The English, physics, and history Departments are not outliers. I also received a slew of highly political and divisive emails from top members of the university administration following the death of George Floyd and the eruption of Black Lives Matter riots across the country.

Here is another email I received, this time from the dean of students, Jay Ellison. In addition to proclaiming a trend of violence against “people of color,” the dean dubbed the death of George Floyd, Ahmaud Arbery, and Breonna Taylor “murder,” even though none of these cases have yet been decided as comprising murder in a court of law.

Ka Yee C. Lee, the university Provost, claimed in another unprofessional email that Floyd’s death was “racially motivated.” She also affirmed, “These recent examples represent a small fraction of the bias and violence that occurs across the U.S. and around the world each day.” 

This email from former university president Robert J. Zimmer and Lee stated that “the recent killings of George Floyd, Breonna Taylor, Ahmaud Arbery and too many others” show there is no “true freedom and equality” in America. They continued writing that “The promise of freedom remains out of reach for many unless we as individuals and a society act to make it so for everyone.”

These are not neutral takes from the university administration. Many people in the United States still believe that America is the land of opportunity and freedom, not racism and oppression.

As The Federalist’s Joy Pullmann puts it, “If the United States were a racist country committing black genocide, you would expect to see black and Hispanic Americans leaving, not trying to get in. When people are targeted for genocide, they flee. But no Americans of any ancestry are fleeing this country en masse. We are a country that has to put up walls to keep people out, unlike the nations with actual gulags that put up walls to keep people in.”

Opposing Socialism Generates Death Threat

In March, I participated in a University of Chicago’s “nonpartisan” Institute of Politics (IOP) digital initiative, called “I vote because…,” where students pose with a small whiteboard stating their personal reasons for voting. I wrote, “I vote because the coronavirus won’t destroy America, but socialism will.”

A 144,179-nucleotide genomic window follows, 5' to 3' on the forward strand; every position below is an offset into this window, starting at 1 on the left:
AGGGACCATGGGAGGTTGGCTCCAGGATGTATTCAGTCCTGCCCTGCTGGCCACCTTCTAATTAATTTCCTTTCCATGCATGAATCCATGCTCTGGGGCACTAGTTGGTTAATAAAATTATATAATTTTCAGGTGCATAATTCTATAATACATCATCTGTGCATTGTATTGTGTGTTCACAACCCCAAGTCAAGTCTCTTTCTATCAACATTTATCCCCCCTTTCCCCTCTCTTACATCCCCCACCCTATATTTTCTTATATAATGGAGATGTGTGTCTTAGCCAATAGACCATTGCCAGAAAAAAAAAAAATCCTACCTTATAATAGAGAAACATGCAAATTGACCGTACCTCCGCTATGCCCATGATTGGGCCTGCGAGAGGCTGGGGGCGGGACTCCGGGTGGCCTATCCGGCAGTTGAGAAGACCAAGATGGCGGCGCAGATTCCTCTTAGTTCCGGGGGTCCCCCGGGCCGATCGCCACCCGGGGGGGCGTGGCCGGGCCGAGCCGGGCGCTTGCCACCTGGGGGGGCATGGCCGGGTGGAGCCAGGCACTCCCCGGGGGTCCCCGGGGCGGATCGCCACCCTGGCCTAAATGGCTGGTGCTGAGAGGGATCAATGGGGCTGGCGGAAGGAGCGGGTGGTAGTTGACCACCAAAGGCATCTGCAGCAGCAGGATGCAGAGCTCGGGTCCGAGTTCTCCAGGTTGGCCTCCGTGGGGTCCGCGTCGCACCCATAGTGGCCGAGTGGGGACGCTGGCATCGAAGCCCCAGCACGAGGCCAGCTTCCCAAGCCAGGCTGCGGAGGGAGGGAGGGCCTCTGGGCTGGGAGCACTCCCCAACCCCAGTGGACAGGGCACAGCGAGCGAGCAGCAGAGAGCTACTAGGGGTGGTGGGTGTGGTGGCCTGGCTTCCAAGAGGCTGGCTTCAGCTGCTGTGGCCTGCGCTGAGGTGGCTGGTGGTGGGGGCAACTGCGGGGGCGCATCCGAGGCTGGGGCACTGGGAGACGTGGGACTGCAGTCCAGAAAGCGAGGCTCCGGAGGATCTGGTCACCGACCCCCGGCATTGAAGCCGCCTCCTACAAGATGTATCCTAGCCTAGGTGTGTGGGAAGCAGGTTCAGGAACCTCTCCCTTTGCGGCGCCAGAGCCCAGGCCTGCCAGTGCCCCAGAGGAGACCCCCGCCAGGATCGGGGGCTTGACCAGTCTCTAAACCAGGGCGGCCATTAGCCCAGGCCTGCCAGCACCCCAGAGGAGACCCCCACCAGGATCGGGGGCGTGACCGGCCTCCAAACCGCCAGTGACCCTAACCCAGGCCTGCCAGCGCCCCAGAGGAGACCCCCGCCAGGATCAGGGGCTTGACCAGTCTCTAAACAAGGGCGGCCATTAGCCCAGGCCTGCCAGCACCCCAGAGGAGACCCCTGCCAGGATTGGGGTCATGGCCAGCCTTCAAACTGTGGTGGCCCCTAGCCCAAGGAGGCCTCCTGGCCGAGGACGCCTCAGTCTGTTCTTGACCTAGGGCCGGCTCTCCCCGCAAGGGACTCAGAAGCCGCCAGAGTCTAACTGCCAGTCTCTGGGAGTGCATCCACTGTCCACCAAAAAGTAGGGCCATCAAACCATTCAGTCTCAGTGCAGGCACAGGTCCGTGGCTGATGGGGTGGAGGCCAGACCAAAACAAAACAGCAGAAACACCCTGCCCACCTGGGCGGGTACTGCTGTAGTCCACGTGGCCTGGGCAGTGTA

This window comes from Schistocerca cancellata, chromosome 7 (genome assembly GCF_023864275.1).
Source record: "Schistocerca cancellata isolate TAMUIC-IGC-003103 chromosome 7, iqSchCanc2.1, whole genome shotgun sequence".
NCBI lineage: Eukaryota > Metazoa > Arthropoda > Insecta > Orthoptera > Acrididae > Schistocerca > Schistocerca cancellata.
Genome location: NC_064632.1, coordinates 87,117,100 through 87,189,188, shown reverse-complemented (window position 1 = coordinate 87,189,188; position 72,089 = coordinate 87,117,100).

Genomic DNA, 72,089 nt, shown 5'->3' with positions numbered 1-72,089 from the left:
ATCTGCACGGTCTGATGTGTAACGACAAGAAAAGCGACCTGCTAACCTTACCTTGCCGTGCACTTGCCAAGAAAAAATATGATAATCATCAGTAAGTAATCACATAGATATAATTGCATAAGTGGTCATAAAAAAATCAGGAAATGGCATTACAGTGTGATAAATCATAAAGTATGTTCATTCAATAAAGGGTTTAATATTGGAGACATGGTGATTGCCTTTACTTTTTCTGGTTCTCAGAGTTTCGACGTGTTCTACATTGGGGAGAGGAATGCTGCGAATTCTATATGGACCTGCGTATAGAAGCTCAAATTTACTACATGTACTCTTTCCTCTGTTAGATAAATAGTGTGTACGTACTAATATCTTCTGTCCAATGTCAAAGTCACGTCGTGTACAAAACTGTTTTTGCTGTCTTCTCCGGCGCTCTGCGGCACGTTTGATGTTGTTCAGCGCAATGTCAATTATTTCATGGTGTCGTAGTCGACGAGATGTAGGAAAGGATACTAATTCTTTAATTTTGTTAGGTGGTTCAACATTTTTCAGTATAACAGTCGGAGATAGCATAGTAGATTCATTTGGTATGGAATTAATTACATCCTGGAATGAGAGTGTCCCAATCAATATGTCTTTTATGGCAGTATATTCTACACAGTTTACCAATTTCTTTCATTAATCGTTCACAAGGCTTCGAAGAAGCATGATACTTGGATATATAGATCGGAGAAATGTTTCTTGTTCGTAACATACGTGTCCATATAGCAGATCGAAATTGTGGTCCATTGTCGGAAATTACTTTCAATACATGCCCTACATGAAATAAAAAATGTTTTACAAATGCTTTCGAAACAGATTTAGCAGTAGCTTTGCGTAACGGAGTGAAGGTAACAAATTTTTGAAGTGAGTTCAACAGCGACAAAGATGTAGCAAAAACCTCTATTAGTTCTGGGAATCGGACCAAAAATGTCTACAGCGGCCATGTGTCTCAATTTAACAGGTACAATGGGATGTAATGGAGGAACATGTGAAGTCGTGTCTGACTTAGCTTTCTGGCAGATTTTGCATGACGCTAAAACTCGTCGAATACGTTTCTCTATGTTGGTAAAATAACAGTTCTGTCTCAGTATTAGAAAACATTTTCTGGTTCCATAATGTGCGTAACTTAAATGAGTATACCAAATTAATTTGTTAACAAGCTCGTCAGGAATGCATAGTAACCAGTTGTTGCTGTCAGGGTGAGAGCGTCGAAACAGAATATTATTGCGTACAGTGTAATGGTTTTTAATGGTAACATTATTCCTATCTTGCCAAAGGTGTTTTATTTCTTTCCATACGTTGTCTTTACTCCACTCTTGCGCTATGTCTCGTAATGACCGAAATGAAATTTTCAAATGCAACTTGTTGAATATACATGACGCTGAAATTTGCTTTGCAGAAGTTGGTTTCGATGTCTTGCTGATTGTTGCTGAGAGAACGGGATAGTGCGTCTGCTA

I was naïvely unprepared for the onslaught of online hate and threats of violence I received. Fellow students attacked my character, intellect, family, and appearance using foul and offensive language. I was called a racist and a xenophobe. Some compared me to animals. Others declared I deserved to be bullied and that I don’t belong at the University of Chicago on account of my beliefs. I was told I was the most hated person on campus.

For days, I pored over vile posts and comments. I was in shock and emotional distress. I didn’t defend myself. In fact, I didn’t respond to a single comment or post about me online, whether it was negative or positive. It wasn’t until I received a death threat from one of my classmates that I made the decision to write an op-ed, sharing my side of the story and defending what I wrote on my whiteboard.

Following the publication of my op-ed, David Axelrod released a statement on behalf of the Institute of Politics condemning the violence and personal attacks I received. Although I was grateful for Axelrod’s statement, it, unfortunately, validated the defamation of character students employed in calling me xenophobic and racist.

Axelrod wrote, “While the author is right when she proclaims that the virus will ‘not destroy America,’ the minimization of it was offensive to those who have loved ones here and overseas who have been infected or whose lives have been disrupted — which may very quickly include all of us — in large ways and small.”

What happened to me is exactly why university imposed politics is so damaging. I hoped that my experience would have inspired students, faculty, and the administration to reexamine campus culture and recommit to the Chicago Principles. Instead, the administration and department heads at the University of Chicago created a hyper-partisan culture through emails and other official means, sending an implied message that silences debate on important issues.

By using my tuition dollars to cast themselves as moral arbiters, dissenters are automatically categorized as racist or anti-justice. This emboldens leftists on campus, who already wield an outsized voice and power. In short, it inspires a mob mentality. Unfortunately, dissenting students, who saw what happened to me, are more scared than ever to speak their minds on campus. 

Needless to say, lending the official imprimatur of the university to one political side creates a culture of intolerance and active exclusion of students and professors with opposing points of view. This is contrary to the University of Chicago’s stated mission and it is, sadly, making an already hostile political climate on campus even worse.